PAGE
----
(E5) With regard to the specific condition of ISN 114, he is stable and his prognosis is good. He has been a hunger striker since 11 August and has been fed enterally since 25 August 2005. He now resides on Papa block, has no restraints in his cell and voluntarily leaves his feeding tube in place. Previously, he had been in the detention hospital and was released and returned to the cell block with his feeding tube removed for two days in September in an effort to encourage him to eat. He was offered food and water during that time. However, after refusing to eat for two days, ISN 114 was returned to the detention hospital, re-hydrated, and his enteral feeding was then resumed. While ISN 114 has had demonstrable weight loss due to his choice to participate in the hunger strike, he has had no serious complications and is able to talk, walk and even participates in scheduled recreation three times per week (Edmondson, Declaration, paragraph 17). [Note: Papa Block is the special cell block for detainees who are being fed enterally. See Edmondson, Declaration, paragraph 11].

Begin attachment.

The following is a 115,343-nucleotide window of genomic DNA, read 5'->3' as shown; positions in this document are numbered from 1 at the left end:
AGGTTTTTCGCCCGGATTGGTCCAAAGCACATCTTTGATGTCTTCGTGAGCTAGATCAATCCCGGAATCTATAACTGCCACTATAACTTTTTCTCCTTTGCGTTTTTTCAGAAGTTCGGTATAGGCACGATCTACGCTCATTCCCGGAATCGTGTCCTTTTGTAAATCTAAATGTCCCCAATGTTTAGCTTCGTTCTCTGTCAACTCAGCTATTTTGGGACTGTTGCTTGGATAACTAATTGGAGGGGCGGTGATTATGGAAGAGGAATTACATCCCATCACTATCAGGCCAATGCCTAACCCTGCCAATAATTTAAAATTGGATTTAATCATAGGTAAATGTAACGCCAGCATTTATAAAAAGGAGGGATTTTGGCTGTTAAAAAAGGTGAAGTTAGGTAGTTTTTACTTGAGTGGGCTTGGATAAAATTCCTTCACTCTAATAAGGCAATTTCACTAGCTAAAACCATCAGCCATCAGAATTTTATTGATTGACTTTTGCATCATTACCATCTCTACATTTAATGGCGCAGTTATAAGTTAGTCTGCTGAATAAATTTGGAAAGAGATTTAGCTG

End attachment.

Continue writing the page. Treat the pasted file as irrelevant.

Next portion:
(E6) I am also familiar with the condition of ISN 440 [i.e. Mr. Mohammed Ali Abdullah Bwazir]. He, too, is stable and his prognosis is good. He chose to participate in the hunger strike on 9 August and has been fed enterally since 25 August […] he, too, has had a demonstrable weight loss due to his choice to hunger strike […] (Edmondson, Declaration, paragraph 18).

(E7) Captain John S. Edmondson, an emergency physician and the commander of the medical group that delivers the prisoners’ care, told us that eight of the patients had been admitted for involuntary tube feeding, to treat the medical consequences of their prolonged hunger strike. We were told that 25 prisoners were on hunger strike that day (a decline from 131 on the anniversary of the September 11 attacks) and that 22 were being fed by nasogastric tube—most while in their cells […] military health care providers are "screened" before deployment to Guantanamo "to ensure that they do not have ethical objections to assisted feeding," Edmondson told me (Okie, Glimpses of Guantánamo, page 2530).

(E8) In actuality, I am not currently force feeding any detainees. I am providing nutritional supplementation on a voluntary basis to detainees who wish to protest their confinement by not taking oral nourishment (Edmondson, Letter to David Nicholl, paragraph 1).